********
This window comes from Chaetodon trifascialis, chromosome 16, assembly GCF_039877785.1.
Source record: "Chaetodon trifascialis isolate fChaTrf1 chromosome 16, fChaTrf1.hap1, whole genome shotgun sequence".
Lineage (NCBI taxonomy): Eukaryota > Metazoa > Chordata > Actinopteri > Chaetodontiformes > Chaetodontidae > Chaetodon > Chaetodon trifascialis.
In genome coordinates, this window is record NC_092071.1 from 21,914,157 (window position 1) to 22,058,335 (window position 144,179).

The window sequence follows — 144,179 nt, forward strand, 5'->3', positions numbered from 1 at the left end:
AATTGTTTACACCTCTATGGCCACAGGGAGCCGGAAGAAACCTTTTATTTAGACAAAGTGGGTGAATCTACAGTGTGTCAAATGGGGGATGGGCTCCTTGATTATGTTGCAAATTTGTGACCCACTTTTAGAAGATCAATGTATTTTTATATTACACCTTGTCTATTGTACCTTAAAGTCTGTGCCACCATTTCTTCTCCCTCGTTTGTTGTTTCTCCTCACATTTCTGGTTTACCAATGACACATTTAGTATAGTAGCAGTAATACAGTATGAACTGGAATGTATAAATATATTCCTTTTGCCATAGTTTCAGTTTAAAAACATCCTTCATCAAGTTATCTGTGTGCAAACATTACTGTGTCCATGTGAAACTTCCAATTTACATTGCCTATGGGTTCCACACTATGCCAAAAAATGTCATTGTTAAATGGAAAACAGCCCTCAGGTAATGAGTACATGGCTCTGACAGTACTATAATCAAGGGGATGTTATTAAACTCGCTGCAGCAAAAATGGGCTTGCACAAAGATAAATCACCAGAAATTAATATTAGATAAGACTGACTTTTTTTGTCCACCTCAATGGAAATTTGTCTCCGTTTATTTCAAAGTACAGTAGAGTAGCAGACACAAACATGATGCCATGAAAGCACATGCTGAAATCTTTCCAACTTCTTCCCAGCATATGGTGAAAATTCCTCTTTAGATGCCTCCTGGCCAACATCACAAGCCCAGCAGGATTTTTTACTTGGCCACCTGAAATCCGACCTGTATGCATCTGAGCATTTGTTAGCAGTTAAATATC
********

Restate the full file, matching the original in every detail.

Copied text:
This window comes from Chaetodon trifascialis, chromosome 16, assembly GCF_039877785.1.
Source record: "Chaetodon trifascialis isolate fChaTrf1 chromosome 16, fChaTrf1.hap1, whole genome shotgun sequence".
Lineage (NCBI taxonomy): Eukaryota > Metazoa > Chordata > Actinopteri > Chaetodontiformes > Chaetodontidae > Chaetodon > Chaetodon trifascialis.
In genome coordinates, this window is record NC_092071.1 from 21,914,157 (window position 1) to 22,058,335 (window position 144,179).

The window sequence follows — 144,179 nt, forward strand, 5'->3', positions numbered from 1 at the left end:
AATTGTTTACACCTCTATGGCCACAGGGAGCCGGAAGAAACCTTTTATTTAGACAAAGTGGGTGAATCTACAGTGTGTCAAATGGGGGATGGGCTCCTTGATTATGTTGCAAATTTGTGACCCACTTTTAGAAGATCAATGTATTTTTATATTACACCTTGTCTATTGTACCTTAAAGTCTGTGCCACCATTTCTTCTCCCTCGTTTGTTGTTTCTCCTCACATTTCTGGTTTACCAATGACACATTTAGTATAGTAGCAGTAATACAGTATGAACTGGAATGTATAAATATATTCCTTTTGCCATAGTTTCAGTTTAAAAACATCCTTCATCAAGTTATCTGTGTGCAAACATTACTGTGTCCATGTGAAACTTCCAATTTACATTGCCTATGGGTTCCACACTATGCCAAAAAATGTCATTGTTAAATGGAAAACAGCCCTCAGGTAATGAGTACATGGCTCTGACAGTACTATAATCAAGGGGATGTTATTAAACTCGCTGCAGCAAAAATGGGCTTGCACAAAGATAAATCACCAGAAATTAATATTAGATAAGACTGACTTTTTTTGTCCACCTCAATGGAAATTTGTCTCCGTTTATTTCAAAGTACAGTAGAGTAGCAGACACAAACATGATGCCATGAAAGCACATGCTGAAATCTTTCCAACTTCTTCCCAGCATATGGTGAAAATTCCTCTTTAGATGCCTCCTGGCCAACATCACAAGCCCAGCAGGATTTTTTACTTGGCCACCTGAAATCCGACCTGTATGCATCTGAGCATTTGTTAGCAGTTAAATATC